I’ve never really gotten interested in “geocaching”, the recreational sport of tracking down of hidden containers or cache by geographic location. But I’ve just found out about a related variant that meshes nicely with my interest in geology: EarthCache. As with a geocache, you go to a location based on geographical coordinates, but the reward is not tracking down a box or trinket, but seeing an area with interesting or unique geological features. Earthcaches are located around the world, with roughly half of them are in the United States. There’s a searchable index that lets you locate Earthcaches by country, state, and type (fossil site, erosional feature, igneous feature, etc.). Quick tip: for sites in America, choose “USA” for the country rather than “United States”’; the latter only has a few sites listed. Once you locate a site of interest, clicking on the link will take you to the information page for the site at Geocaching.com:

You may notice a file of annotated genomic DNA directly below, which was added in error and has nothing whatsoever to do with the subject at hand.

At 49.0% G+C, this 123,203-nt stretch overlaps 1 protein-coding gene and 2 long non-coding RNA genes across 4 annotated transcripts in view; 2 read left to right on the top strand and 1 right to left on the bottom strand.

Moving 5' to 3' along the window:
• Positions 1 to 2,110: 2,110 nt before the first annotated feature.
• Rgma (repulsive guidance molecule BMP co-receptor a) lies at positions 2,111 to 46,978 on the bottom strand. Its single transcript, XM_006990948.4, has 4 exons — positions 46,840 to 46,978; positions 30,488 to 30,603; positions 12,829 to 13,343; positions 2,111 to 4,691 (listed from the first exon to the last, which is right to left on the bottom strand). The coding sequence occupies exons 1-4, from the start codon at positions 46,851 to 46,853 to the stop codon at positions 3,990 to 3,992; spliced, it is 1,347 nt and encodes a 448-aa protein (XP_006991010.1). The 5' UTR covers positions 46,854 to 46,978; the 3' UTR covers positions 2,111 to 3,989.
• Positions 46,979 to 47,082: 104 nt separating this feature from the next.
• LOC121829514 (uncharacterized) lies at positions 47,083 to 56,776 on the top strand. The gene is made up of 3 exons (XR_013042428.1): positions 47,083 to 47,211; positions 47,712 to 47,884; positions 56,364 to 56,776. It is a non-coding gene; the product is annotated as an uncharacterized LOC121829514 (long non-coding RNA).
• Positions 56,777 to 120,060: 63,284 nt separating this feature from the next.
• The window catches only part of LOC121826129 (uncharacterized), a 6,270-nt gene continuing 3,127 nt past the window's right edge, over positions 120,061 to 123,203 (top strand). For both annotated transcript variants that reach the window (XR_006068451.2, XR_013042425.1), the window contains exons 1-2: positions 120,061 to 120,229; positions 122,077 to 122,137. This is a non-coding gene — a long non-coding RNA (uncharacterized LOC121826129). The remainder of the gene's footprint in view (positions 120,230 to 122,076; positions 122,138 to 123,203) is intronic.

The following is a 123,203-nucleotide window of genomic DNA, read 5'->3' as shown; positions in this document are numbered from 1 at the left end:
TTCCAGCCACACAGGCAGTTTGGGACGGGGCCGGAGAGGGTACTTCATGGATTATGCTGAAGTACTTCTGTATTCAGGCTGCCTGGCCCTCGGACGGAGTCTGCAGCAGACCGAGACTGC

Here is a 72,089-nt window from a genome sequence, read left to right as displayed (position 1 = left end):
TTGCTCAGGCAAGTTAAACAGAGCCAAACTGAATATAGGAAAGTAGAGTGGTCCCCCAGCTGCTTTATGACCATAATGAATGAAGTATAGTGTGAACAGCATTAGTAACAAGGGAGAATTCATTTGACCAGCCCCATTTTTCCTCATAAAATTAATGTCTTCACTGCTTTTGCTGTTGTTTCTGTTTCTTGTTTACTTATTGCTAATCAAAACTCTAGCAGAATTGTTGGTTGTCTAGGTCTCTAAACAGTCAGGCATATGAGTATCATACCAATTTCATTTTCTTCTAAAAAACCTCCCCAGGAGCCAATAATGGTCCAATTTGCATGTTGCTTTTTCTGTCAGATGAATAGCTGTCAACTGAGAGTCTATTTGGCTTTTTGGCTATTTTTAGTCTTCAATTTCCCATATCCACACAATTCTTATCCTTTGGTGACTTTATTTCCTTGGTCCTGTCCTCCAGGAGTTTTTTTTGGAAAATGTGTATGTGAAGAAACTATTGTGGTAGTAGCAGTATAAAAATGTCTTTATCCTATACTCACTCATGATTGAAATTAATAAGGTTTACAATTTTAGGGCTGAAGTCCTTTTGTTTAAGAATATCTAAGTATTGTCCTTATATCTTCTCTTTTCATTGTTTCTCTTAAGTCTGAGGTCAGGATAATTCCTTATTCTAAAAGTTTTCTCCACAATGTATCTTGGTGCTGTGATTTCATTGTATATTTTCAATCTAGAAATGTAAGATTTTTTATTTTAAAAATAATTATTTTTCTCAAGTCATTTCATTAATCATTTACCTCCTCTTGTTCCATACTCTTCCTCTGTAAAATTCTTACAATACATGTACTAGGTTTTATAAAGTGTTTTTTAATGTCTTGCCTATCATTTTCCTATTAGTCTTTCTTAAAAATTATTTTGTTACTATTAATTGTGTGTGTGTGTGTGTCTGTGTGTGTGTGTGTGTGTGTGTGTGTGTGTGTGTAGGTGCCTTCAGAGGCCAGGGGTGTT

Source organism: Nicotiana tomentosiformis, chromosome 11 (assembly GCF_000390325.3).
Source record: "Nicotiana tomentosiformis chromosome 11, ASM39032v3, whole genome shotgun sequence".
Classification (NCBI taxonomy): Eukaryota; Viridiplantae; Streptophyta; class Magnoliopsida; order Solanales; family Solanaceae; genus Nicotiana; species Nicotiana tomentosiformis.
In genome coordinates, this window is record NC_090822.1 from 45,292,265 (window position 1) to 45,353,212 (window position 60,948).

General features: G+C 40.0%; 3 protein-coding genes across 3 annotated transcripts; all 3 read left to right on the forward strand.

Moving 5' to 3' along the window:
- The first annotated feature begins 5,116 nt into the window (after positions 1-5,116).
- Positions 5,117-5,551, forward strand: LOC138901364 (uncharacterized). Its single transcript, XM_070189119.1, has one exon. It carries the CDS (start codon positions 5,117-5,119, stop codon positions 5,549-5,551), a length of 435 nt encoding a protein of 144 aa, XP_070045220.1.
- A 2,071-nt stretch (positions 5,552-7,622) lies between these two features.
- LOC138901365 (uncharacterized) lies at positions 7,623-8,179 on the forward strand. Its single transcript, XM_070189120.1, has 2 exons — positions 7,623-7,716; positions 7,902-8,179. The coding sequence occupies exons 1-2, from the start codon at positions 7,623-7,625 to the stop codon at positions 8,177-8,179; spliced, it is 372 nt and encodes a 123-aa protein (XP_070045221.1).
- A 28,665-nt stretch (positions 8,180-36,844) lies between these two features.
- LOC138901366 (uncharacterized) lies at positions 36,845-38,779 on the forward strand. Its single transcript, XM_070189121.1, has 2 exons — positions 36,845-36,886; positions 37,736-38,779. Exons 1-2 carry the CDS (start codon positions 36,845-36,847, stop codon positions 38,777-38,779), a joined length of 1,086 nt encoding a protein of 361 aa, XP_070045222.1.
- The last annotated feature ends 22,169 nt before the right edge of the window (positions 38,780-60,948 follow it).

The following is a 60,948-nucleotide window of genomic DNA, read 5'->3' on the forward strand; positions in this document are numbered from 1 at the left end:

The information page generally includes a description of what makes the site interesting geologically, often with diagrams, photos and references. For full site coordinate data, you’ll need to register at the site and agree to a standard disclaimer, i.e. they’re not responsible for anything bad that might happen. Once registered, the coordinates will show up at the top, along with the option to download a LOC waypoint file. GPX file downloads require a paid membership, but LOC files can be opened using the free program EasyGPS and then either directly uploaded to your GPS or saved as a GPX file.
If you want to keep track of the sites you’ve visited, and get official recording of your visit at the Geocaching site, the info page will list off some required information, like photos, a general description, and several questions to answer about the geology. You can also leave comments about your visit, or read those of others before you go. And if you have a site that you think would make a good EarthCache, you can submit it. This is a great resource for both geology nuts and educators.